This post by Oumar Bah is a follow-up on “Kikuyu: colour spectrum and kikuyunised words” which dealt with the expression of colours in Kikuyu, a language spoken in Kenya.
In Peul language (referred to by its speakers as pulaar or fulfulde), colour is expressed by means of adjectival roots. These are placed after the substantive with which they agree in gender (or rather, in noun class) and in number. Here, Pulaar functions like most Niger-Congo languages and in particular like Bantu languages.
- Basic colours in Pulaar
The basic colours are thus: black « ɓale- », white « rane- », red « woɗe- », yellow « ool- », green « haako- », grey « fur- ».
The adjective « haako- » – contrary to the other colour words above which are adjectival roots – is a secondary adjective formed from the substantive of the noun meaning leaves, canopy. (The link between the colour green and plants is present in many languages around the world).
Let’s have a look at two common noun classes, namely the ‘DAM class which contains many liquids (e.g. « ndiyam » water. Compare the class suffix –am to the Bantu prefix ma-) and the ‘O class in which fall mostly words for humans. We would hence have the following colour adjectives:
ndiyam ɓalejam (black water)
ndiyam ndanejam (white water)
ndiyam mboɗejam (red water)
ndiyam oolam (yellow water)
ndiyam haakojam (green water)
ndiyam puram (grey water)
For the ‘O class, we would have for example « boɗeejo », a light-skinned man (literally: a red person). It is worth noting that the initial consonants of certain adjectives change, for example /w/ → /mb/ or /f/→ /p/. One may also notice that the colour blue is traditionally unknown, which is the reason why Pulaar resorts to words borrowed from English or French, namely mbulu- or bule, depending on the region. As a matter of fact, many world languages do not distinguish between green and blue.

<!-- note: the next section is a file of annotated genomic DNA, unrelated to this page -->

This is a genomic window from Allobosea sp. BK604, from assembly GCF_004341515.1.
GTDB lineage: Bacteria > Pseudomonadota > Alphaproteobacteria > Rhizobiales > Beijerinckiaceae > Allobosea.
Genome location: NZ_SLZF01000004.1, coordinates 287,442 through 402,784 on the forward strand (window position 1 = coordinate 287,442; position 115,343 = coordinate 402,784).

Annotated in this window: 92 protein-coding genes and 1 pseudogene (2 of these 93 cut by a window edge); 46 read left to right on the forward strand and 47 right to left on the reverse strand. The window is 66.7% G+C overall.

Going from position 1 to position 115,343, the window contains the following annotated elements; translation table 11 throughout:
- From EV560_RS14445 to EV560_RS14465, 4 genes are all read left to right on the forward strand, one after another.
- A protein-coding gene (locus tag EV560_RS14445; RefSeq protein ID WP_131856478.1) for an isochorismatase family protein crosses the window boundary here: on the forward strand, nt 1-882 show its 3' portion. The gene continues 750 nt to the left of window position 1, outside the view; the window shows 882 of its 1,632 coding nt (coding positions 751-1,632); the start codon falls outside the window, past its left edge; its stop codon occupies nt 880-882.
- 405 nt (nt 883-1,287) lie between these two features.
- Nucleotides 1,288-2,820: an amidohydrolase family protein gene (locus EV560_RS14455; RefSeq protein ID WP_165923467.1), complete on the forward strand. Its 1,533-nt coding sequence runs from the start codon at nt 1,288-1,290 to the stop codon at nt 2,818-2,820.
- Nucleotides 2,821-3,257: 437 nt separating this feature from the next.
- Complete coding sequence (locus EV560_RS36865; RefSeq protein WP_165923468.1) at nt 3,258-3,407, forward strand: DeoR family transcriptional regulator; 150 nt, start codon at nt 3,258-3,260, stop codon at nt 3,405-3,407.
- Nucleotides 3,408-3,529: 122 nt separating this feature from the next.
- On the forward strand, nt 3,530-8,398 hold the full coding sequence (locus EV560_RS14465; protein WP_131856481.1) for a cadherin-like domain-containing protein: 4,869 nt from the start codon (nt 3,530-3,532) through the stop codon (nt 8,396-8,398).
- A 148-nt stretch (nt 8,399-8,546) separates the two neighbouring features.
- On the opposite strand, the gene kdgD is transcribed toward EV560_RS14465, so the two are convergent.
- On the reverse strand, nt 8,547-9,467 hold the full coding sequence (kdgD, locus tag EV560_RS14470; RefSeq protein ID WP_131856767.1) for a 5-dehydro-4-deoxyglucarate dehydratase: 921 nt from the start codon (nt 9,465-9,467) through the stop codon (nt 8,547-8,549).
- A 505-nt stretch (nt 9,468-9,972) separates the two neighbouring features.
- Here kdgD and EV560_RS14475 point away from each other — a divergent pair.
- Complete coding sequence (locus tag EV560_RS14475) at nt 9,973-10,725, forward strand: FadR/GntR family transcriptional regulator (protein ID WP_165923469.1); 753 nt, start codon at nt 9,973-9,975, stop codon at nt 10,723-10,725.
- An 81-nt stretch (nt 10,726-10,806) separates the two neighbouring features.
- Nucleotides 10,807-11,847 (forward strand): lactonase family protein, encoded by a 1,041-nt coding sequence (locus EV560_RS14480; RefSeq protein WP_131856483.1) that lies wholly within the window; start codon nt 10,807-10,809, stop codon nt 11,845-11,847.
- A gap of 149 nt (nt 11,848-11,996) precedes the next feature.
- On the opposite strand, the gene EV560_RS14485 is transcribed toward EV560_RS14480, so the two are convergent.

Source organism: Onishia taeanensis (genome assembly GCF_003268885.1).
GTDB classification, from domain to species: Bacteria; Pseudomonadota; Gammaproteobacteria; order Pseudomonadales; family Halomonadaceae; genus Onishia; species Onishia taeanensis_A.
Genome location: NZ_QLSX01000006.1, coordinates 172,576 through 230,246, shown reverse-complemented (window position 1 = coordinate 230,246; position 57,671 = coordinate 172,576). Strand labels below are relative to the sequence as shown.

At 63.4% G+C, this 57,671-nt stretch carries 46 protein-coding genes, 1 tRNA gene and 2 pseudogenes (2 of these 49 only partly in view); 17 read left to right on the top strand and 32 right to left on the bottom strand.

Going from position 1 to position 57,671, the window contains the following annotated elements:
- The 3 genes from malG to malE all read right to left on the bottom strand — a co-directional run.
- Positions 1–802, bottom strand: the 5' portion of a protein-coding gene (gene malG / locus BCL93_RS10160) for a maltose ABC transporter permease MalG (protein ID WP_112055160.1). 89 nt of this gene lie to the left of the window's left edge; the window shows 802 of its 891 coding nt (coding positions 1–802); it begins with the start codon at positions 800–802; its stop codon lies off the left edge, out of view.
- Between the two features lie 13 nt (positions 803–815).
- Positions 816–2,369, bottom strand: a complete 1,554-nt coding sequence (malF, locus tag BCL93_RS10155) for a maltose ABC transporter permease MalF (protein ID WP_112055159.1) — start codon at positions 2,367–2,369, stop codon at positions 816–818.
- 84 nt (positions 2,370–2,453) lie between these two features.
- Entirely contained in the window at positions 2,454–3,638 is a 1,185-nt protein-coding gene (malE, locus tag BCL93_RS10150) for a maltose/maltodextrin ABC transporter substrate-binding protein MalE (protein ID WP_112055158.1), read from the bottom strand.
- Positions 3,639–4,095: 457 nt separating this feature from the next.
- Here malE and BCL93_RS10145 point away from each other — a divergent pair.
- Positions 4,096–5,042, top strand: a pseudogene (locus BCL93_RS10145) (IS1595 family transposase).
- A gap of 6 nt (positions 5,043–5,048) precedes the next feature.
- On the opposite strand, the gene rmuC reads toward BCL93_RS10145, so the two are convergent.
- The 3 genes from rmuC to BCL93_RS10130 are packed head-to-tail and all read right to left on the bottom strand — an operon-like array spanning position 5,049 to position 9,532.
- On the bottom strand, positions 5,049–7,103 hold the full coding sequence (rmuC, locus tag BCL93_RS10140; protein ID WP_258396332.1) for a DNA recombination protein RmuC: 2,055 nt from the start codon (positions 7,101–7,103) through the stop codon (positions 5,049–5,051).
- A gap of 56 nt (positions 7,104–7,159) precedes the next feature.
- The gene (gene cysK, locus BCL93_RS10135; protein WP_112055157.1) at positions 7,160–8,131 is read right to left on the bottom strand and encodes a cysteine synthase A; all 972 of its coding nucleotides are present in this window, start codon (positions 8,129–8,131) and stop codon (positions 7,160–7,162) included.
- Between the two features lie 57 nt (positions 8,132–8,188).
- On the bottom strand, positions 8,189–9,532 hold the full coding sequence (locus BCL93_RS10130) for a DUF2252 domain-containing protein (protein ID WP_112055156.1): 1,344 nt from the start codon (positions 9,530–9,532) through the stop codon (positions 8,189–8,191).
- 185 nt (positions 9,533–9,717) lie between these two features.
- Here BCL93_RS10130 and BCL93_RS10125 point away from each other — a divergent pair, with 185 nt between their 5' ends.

- Colour as a cultural phenomenon
At first sight, the Pulaar colour spectrum may seem limited in comparison to European languages for instance. The perception of colours is first and foremost a cultural phenomenon. Thus, if we consider the colours of cows fur, the vocabulary of this pastoral people is enriched with nuances, many of which have no equivalent in French or English.
As a way of example, we may mention « wane » a brown cow, « lahe » a cow whose fur is completely black, « naawe » a cow with an ochre fur, « saye » a cow whose fur is completely white, « sirge » a white cow with small black spots, « terkaaye » a cow whose fur is light brown, « saaje » a cow whose fur is black with a white stripe on the belly, « doobaaye » a cow whose fur is light grey etc. Examples abound.
However, moving away from livestock terminology, the colours brown, pink and orange are assimilated to red in Pulaar. We would thus say « tuuba mboɗeha »for brown trousers (using the adjectival root « woɗe- » meaning red, see above). This confirms our above claim pertaining to the cultural dimension of colours.
Written by Oumar Bah
English translation by Marie-Laure Le Guen